From: Mark Abraham (Mark.Abraham_at_anu.edu.au)
Date: Tue Jun 13 2006 - 22:24:30 CDT
Joshua D. Moore wrote:
> Dear Mark,
> I (and I hope others) find your remark unacceptable. Many people who are
> just starting out may ask questions that you do not want to answer.
> Instead of replying in a rude way, DON'T REPLY. Many questions go
> unanswered in this "user list", some because no one knows the answer and
> some because the user may find the answer in the user manual.
People often miscommunicate in written media, and the chief burden of
effective communication rightly belongs with the person doing the
writing, who on mailing lists such as this is also asking for free
advice. There is a widely accepted discussion of protocol for posting
help requests to mailing lists (and answering them) available here
http://www.catb.org/~esr/faqs/smart-questions.html. The particular
context for that protocol is analogous to that which exists here, and I
am far from alone in wanting people to follow it. I do concede that
first time requesters may be unaware of these issues, however, and
should have replied to the requester off-list in this instance.
I quote from the introduction on that site:
"Despite this, hackers have a reputation for meeting simple questions
with what looks like hostility or arrogance. It sometimes looks like
we're reflexively rude to newbies and the ignorant. But this isn't
What we are, unapologetically, is hostile to people who seem to be
unwilling to think or to do their own homework before asking questions.
People like that are time sinks — they take without giving back, and
they waste time we could have spent on another question more interesting
and another person more worthy of an answer.
If you find this attitude obnoxious, condescending, or arrogant, check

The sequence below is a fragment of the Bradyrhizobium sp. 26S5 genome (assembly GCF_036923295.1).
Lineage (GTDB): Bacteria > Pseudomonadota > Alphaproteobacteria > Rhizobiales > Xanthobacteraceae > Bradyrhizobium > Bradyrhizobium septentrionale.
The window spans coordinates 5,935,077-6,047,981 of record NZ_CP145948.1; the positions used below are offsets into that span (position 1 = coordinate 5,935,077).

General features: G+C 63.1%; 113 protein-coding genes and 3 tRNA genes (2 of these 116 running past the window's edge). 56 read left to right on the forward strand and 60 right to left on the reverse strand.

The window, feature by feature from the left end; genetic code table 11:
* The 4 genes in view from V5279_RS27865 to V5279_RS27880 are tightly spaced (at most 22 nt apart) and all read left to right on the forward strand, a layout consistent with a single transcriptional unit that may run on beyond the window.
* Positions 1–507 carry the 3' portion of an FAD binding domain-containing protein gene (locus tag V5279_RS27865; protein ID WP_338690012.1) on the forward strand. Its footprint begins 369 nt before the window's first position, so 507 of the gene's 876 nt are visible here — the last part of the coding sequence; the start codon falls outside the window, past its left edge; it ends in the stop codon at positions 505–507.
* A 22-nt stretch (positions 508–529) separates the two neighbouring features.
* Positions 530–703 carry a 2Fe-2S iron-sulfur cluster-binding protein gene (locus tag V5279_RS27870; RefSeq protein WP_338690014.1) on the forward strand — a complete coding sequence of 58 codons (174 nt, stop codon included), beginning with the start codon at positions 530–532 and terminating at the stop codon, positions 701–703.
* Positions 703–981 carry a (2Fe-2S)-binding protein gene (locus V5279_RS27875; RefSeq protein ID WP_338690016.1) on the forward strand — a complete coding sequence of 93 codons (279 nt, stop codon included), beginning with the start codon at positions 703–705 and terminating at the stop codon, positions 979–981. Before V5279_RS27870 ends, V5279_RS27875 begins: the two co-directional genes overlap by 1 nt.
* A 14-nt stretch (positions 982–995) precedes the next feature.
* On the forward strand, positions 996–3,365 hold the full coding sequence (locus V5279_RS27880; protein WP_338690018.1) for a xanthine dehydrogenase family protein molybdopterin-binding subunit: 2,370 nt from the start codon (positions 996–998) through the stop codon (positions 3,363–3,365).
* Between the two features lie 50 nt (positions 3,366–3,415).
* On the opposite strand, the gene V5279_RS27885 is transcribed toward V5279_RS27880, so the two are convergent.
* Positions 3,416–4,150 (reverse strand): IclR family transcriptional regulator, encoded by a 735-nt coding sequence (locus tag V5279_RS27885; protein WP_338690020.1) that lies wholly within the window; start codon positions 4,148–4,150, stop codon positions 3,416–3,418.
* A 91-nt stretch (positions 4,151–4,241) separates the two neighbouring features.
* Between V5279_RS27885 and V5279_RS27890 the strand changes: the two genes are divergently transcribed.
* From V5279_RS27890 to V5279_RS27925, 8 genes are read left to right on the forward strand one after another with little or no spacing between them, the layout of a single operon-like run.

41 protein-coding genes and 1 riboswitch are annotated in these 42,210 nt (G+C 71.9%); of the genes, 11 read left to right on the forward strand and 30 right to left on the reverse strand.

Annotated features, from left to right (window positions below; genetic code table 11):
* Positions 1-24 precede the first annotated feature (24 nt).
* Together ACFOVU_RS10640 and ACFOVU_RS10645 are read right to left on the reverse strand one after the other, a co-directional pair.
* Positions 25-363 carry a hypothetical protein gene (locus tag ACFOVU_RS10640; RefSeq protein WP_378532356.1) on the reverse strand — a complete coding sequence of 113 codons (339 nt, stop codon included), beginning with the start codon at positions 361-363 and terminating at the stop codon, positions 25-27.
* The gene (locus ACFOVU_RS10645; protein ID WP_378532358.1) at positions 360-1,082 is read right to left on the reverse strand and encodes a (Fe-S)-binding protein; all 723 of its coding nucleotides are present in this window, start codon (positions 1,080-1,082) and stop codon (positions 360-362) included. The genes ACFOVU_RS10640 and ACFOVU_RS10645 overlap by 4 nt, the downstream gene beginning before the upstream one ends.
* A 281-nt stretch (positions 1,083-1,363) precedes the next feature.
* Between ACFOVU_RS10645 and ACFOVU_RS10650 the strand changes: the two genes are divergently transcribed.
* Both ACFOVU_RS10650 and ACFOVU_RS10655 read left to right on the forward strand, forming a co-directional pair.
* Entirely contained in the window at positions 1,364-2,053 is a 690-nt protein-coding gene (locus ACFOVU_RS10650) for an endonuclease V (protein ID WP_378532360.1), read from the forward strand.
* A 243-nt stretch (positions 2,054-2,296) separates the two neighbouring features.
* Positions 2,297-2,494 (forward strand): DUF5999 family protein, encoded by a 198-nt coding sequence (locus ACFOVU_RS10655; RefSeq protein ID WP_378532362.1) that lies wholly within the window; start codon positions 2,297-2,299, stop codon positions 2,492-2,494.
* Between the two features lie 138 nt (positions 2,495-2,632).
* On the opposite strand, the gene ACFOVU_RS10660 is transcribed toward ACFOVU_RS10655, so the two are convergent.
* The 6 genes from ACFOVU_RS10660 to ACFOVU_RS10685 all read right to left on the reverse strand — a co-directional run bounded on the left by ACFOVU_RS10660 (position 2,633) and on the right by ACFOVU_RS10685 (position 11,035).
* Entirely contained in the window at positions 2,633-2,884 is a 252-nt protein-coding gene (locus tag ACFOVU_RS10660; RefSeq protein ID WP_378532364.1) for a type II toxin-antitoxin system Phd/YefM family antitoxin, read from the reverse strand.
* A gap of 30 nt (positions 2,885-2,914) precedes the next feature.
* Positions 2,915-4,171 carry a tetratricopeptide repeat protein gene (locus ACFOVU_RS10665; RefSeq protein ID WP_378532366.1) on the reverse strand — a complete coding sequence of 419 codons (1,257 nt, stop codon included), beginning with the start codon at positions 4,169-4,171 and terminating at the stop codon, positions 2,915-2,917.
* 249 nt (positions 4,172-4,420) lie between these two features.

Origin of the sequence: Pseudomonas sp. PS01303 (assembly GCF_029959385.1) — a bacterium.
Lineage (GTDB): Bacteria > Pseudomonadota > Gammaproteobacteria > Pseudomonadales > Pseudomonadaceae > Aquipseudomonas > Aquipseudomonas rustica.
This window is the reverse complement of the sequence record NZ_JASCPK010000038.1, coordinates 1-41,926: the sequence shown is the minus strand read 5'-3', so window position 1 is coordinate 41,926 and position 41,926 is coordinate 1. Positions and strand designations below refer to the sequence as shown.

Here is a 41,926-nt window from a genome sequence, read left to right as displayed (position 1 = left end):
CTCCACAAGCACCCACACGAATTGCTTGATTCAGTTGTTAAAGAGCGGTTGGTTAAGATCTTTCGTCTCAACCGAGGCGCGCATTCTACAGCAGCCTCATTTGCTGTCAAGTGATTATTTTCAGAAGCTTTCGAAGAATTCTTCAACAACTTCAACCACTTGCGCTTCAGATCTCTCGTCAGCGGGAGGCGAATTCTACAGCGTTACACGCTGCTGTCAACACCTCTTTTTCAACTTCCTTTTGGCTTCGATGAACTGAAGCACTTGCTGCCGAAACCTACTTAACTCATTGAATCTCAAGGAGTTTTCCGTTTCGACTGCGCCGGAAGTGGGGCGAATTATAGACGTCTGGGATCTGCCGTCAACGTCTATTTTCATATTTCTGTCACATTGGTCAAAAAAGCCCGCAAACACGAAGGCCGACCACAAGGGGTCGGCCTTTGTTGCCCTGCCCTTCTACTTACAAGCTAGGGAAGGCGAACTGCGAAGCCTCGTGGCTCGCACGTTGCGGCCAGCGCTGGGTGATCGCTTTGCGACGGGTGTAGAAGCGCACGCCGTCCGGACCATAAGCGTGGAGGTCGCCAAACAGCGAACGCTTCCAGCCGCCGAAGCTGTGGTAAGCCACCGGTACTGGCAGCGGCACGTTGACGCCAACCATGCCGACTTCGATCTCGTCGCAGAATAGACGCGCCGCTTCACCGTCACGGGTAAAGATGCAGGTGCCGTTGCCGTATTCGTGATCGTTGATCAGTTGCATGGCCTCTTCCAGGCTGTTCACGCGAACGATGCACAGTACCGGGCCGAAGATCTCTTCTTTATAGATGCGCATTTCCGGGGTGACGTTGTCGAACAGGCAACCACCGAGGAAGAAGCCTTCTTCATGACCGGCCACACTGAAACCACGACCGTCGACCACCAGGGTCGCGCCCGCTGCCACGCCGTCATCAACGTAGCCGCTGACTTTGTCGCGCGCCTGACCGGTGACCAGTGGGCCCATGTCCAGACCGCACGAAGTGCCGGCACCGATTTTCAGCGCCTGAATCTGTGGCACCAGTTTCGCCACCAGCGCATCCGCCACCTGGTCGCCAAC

your assumptions. We're not asking you to genuflect to us — in fact,
most of us would love nothing more than to deal with you as an equal and
welcome you into our culture, if you put in the effort required to make
that possible. But it's simply not efficient for us to try to help
people who are not willing to help themselves. It's OK to be ignorant;
it's not OK to play stupid.
So, while it isn't necessary to already be technically competent to get
attention from us, it is necessary to demonstrate the kind of attitude
that leads to competence — alert, thoughtful, observant, willing to be
an active partner in developing a solution. If you can't live with this
sort of discrimination, we suggest you pay somebody for a commercial
support contract instead of asking hackers to personally donate help to
> My knowledge is that GBSA is not mentioned in the user manual. There are
> many things not mentioned in the user manual, and a simple message to the
> "user list" never hurts.
The original requester didn't demonstrate that they were capable of
reading the manual to find their own answer to their first question.
If it is true that they haven't done that, then their attitude of
expecting someone else to use their time and expertise to solve their
problem for no gain to the solver is the first problem here. Expecting
someone else to do that for them is at least as rude as any reply I
made. In fact, according to the above link
http://www.catb.org/~esr/faqs/smart-questions.html#rtfm, pointing out to
someone they should read the manual "is showing [you] a rough kind of
respect simply by not ignoring [you]".
If they have looked in the manual, then they should demonstrate that -
because people are much more likely to help people who have tried to
A request to a mailing list can "hurt". There can be hundreds of people
on the list, all of whom are indirectly paying for the network traffic
generated by the email request, and all of whom then have to use their
time to read the message and filter out the requests they want to
ignore. Once this reaches a critical mass, most users who are willing to
help will give up and unsubscribe to avoid drowning in a morass of
irrelevant noise. People who wish to make requests owe it to themselves
and others not to abuse the time of others with inappropriate requests,
lest there be no response to serious requests later.
> I have only been using NAMD for approximately 1 year, but I do my best to
> answer every question that I know the answer to. I hope others continue
> to do the same.
I do give constructive help regularly - the traffic on this list is low,
but I have averaged 47 replies a month in the last three months on the
GROMACS mailing list. I do this because answering the questions teaches
me things. I don't have time to help everyone so I will filter out
people who aren't helping themselves :-)
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